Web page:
Before you sit down to enjoy Stuart Gordon’s new play “Taste,” be warned: a half-dozen people walked out halfway through the preview I attended, and a man in the audience suffered a full-on seizure a few minutes later.
Written by Benjamin Brand and directed by Gordon, this is a profoundly disturbing production, the kind that sticks with you long after the actors have taken their final bows. When I first heard that it was a play about cannibalism, I figured it would be another wink-wink black comedy filled with macabre jokes about lady fingers and dinner etiquette. Nothing could be further from the truth.
Inspired by an infamous true story, “Taste” is a serious examination of the twisted relationship that develops between two deeply disturbed individuals. While there are a handful of darkly humorous moments scattered throughout, the overwhelming theme of the play is loneliness and the desire for intimacy at all costs. And I mean ALL costs.
This is heavy stuff, perhaps too bleak and upsetting for general audiences. But for those willing to peek into the abyss, it’s a sight to behold.
Structured as a first (and last) date between two strangers who’ve met online, the play takes place in real time, over the course of a single evening, in a real kitchen, with actual food cooked and eaten on stage. The smell of sautéing meat and onions wafts through the theater, adding an extra layer of sensory stimulation to the performance. In fact, the set, lighting and subtly realistic sound design all help to create an intense naturalism that pays off big time once the physical horror begins. There’s nothing stylized or amusingly artificial about this play, nothing safe to hide behind. It succeeds at luring you in and then clobbering you.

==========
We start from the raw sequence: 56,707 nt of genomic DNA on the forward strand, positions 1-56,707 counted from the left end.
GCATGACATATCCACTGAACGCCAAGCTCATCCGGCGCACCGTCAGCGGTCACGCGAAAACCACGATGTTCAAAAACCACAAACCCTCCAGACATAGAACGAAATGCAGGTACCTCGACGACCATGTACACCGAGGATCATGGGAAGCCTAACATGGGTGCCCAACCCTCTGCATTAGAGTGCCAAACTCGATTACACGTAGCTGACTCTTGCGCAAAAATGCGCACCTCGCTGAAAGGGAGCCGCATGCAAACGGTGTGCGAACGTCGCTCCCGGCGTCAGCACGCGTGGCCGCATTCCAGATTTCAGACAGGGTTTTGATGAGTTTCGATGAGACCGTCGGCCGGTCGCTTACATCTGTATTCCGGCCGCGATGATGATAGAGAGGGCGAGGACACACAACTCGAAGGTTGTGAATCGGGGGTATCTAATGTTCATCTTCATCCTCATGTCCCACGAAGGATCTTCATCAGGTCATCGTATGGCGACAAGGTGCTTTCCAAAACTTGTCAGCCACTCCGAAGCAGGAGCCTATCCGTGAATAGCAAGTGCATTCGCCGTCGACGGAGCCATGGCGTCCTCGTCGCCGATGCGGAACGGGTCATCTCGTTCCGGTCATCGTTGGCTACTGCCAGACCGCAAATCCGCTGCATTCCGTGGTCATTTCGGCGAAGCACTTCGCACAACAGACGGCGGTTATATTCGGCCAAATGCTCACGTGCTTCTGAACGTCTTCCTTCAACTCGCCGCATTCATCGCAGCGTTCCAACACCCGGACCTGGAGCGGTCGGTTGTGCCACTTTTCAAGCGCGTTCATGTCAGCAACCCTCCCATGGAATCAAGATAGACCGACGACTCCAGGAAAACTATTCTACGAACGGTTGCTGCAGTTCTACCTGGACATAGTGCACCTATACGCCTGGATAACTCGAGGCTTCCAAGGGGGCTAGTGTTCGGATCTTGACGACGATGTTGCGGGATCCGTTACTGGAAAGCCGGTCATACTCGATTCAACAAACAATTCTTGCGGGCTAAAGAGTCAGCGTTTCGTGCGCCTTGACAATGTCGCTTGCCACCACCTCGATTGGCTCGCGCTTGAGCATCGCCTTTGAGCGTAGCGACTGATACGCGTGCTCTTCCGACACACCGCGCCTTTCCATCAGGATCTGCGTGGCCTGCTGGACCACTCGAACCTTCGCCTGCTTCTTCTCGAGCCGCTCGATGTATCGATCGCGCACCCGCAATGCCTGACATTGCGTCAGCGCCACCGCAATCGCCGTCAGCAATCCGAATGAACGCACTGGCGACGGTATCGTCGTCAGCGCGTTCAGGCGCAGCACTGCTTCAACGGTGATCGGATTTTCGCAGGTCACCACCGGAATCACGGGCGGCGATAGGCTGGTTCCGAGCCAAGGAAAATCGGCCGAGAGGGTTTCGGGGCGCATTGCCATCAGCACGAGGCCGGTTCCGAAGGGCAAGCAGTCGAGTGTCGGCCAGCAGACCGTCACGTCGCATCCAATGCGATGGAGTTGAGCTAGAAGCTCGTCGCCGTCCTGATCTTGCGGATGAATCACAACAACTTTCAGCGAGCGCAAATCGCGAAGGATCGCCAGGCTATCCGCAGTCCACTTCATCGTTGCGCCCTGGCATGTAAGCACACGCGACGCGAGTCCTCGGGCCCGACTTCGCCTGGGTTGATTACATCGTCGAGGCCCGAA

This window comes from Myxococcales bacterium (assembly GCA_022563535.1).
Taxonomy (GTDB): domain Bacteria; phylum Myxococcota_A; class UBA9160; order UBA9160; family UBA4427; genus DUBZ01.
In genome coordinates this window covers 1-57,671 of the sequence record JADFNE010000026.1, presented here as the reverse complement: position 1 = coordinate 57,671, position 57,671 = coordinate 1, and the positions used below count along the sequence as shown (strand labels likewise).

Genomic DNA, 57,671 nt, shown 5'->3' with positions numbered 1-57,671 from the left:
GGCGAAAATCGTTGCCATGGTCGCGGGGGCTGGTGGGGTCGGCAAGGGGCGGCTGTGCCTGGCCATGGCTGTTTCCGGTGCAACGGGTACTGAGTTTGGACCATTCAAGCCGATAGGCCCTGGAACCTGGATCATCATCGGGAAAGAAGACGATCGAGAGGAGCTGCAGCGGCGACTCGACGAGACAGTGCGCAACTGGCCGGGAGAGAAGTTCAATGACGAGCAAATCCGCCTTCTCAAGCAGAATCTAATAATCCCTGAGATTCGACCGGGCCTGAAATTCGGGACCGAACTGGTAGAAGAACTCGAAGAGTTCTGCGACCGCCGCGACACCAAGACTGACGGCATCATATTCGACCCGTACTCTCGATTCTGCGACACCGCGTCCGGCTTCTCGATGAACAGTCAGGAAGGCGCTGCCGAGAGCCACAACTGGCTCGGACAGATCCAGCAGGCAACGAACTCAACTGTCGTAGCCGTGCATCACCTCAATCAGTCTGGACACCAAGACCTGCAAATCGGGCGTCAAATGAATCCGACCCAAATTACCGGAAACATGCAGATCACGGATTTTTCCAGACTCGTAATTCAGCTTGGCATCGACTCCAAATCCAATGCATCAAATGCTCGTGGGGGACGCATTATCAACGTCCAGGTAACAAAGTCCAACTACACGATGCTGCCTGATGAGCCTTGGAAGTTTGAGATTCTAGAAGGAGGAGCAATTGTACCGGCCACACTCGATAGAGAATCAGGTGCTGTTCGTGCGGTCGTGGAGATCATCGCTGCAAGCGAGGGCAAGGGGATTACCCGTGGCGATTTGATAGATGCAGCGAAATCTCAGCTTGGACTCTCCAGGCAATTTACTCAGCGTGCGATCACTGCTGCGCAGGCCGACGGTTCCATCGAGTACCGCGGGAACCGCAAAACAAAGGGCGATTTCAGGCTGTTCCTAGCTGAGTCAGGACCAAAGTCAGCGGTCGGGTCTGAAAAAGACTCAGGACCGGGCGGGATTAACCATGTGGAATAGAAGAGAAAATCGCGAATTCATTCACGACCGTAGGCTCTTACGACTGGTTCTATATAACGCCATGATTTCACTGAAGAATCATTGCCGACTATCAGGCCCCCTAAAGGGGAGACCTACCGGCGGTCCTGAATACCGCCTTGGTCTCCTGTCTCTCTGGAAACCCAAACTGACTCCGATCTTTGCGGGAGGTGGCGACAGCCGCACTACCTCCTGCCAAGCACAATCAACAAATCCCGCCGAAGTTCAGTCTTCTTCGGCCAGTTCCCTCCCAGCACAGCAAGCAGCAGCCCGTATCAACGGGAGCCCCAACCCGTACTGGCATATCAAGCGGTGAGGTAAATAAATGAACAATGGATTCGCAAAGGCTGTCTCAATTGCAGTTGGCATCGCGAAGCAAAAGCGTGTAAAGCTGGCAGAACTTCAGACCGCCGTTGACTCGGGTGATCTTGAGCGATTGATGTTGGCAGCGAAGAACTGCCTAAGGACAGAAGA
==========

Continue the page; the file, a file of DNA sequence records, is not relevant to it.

The two actors deserve an enormous amount of credit. Donal Thoms-Cappello as Terry, the psychotic chef, takes what could easily have been a campy villainous role and dials it back just enough to show us a real person lurking beneath the mask. He’s alternately frightening and pathetic.
Chris L. McKenna as Vic, the main course, is quite simply amazing. There’s a deep well of sadness inside this character, a desperate longing to connect with another person, even if it means complete annihilation. McKenna brings all of that hopelessness and despair to the surface from the moment he steps on stage. He’s utterly heartbreaking. You’ve seen people like him in real life, damaged folks who just can’t seem to relate to the rest of the world. That tragic familiarity makes it doubly difficult to watch what happens to him over the course of the story.
Blood is spilled in this play. Some of the imagery is extremely shocking and sexual in nature. Seriously, this thing does not pull punches. The lights don’t fade down just as it’s about to get brutal. There’s nothing coy about it. But it’s the theme of the piece that’s most disturbing. It’s the emotional darkness that you’ll be discussing afterward. Grim doesn’t begin to describe it.
“Taste” is brilliant stuff and I’m glad I saw it… as hard as it was to sit through.